The exhibition opens with Agnes Prammer's handsome youth, whose classically dignified frame is reminiscent of a neo-Saxon portrait by Christian Schad, Serner's closest friend, who repeatedly depicted him in various poses, including as Saint Sebastian or as the model for a Christ head. Anita Schmid's subtle shots of elegant interiors (the Knize fashion store with an elegant stranger and a guest room of the Looshaus, on whose bed an unidentified young man lolls comfortably as if after a night of lovemaking) take us into the atmosphere of the salons and hotels frequented by Serner and the demimonde characters of his novels.
In her works, Rita Nowak confronts the phenomenon of dandyism and its narcissistic reflections by asking acquaintances, friends, or simply extraordinary people to stand in front of the camera and animate them to live out their personality potential in possible roles and to try out new identities. In doing so, she alludes to Serner's role-plays and camouflages.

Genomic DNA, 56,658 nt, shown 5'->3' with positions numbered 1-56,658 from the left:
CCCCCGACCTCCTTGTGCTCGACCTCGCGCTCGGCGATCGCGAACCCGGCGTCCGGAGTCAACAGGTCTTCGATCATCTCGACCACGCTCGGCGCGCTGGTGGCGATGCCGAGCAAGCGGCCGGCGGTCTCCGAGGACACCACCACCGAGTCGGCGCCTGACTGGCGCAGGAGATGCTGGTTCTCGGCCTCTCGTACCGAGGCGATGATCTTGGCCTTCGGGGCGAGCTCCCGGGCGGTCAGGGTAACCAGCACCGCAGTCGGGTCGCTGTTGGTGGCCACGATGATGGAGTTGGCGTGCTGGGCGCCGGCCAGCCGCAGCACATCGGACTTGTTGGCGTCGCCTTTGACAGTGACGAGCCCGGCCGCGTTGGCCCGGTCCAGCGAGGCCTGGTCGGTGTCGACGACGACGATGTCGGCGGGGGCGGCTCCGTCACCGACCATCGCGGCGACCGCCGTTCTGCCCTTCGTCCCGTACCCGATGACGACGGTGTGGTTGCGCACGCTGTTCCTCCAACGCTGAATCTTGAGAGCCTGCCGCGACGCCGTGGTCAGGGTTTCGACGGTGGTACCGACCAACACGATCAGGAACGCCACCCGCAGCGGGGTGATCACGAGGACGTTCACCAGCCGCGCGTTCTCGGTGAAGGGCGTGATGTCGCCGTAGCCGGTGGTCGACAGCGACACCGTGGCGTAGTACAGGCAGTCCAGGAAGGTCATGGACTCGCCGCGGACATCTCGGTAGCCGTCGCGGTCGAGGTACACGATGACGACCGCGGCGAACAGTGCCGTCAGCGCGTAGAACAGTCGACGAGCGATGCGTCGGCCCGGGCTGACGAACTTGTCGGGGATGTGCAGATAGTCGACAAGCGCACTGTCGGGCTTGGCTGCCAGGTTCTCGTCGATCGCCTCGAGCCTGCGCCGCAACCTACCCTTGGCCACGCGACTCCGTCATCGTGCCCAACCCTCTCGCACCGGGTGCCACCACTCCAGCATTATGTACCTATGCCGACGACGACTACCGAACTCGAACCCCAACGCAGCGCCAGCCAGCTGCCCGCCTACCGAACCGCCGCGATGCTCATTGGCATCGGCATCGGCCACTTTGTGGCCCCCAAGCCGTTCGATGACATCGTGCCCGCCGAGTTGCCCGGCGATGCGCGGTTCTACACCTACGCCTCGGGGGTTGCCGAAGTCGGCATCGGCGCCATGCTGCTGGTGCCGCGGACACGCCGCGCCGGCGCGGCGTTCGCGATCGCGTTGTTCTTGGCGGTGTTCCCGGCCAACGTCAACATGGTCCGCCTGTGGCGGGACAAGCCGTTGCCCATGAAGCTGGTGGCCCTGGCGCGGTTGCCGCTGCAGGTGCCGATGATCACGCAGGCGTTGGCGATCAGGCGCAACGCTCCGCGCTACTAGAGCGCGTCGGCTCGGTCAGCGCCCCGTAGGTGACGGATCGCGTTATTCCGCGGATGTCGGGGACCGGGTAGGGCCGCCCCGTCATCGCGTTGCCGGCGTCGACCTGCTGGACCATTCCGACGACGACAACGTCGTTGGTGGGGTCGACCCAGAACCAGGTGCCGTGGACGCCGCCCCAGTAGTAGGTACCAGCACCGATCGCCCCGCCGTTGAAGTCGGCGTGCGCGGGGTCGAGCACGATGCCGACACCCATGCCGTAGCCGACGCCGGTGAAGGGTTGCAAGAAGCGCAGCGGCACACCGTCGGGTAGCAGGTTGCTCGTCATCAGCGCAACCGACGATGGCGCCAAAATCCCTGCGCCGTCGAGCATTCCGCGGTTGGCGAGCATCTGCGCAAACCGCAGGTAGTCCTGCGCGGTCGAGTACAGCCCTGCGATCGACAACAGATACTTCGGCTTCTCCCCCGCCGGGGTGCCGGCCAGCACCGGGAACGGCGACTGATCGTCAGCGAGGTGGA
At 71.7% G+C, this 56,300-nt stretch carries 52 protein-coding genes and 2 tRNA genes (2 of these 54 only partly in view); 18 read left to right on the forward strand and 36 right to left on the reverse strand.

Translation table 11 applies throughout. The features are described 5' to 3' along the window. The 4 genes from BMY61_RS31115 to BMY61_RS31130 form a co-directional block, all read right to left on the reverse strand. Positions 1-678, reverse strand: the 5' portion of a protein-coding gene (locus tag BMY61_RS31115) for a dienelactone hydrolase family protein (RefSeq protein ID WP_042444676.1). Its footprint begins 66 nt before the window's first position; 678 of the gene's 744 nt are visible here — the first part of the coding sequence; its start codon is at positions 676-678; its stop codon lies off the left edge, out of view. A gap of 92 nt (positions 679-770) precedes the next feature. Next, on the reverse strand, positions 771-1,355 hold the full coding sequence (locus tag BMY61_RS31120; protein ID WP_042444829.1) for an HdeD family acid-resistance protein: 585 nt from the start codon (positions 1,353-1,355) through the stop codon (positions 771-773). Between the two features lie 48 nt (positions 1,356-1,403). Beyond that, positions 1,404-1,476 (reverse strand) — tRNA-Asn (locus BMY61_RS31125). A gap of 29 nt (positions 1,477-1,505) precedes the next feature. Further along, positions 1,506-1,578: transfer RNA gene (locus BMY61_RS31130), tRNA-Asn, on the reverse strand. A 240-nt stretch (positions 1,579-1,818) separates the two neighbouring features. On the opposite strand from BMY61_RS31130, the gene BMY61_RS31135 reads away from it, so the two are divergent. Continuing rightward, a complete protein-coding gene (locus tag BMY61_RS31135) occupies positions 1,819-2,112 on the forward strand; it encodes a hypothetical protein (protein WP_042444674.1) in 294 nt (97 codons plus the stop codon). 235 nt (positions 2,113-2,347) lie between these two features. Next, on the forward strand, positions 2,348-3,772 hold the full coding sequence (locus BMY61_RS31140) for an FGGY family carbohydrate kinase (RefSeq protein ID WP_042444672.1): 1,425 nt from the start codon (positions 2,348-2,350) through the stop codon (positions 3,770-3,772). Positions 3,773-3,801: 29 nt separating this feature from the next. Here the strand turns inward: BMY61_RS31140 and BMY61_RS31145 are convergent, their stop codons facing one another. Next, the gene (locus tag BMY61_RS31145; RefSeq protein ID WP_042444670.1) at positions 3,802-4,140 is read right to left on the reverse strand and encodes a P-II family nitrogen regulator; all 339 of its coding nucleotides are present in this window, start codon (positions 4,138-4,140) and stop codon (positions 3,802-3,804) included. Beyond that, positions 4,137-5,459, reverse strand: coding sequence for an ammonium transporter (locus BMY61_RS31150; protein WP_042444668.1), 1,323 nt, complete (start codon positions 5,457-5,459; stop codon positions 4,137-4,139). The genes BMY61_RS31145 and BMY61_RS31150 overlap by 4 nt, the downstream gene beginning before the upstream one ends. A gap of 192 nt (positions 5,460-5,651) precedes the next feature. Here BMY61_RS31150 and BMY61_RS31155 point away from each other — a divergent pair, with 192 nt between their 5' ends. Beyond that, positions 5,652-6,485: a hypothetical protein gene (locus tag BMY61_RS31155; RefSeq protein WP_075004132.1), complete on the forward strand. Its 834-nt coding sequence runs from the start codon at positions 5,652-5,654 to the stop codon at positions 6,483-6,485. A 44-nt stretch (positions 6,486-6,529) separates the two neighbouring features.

Markus Krottendorfer contrasts the world of dandies, seducers, and tricksters with his image of an observatory. The image comes from his collection of photographs of some of the most important observatories in the history of astronomy. The telescope photograph can also be interpreted as an analogy directly to photography, as these buildings are oversized cameras. At the same time, it broaches the issue of looking outward into unknown worlds. Serner's passion, and that of many of his characters, is for ‘observation.’ At the beginning of ‘Letzte Lockerung,’ he sees the world from another star: ‘Around a ball of fire races a ball of excrement on which ladies' silk stockings are sold and Gauguins are discussed, a truly exceedingly sad aspect, for ladies' silk stockings can be enjoyed, Gauguins cannot.’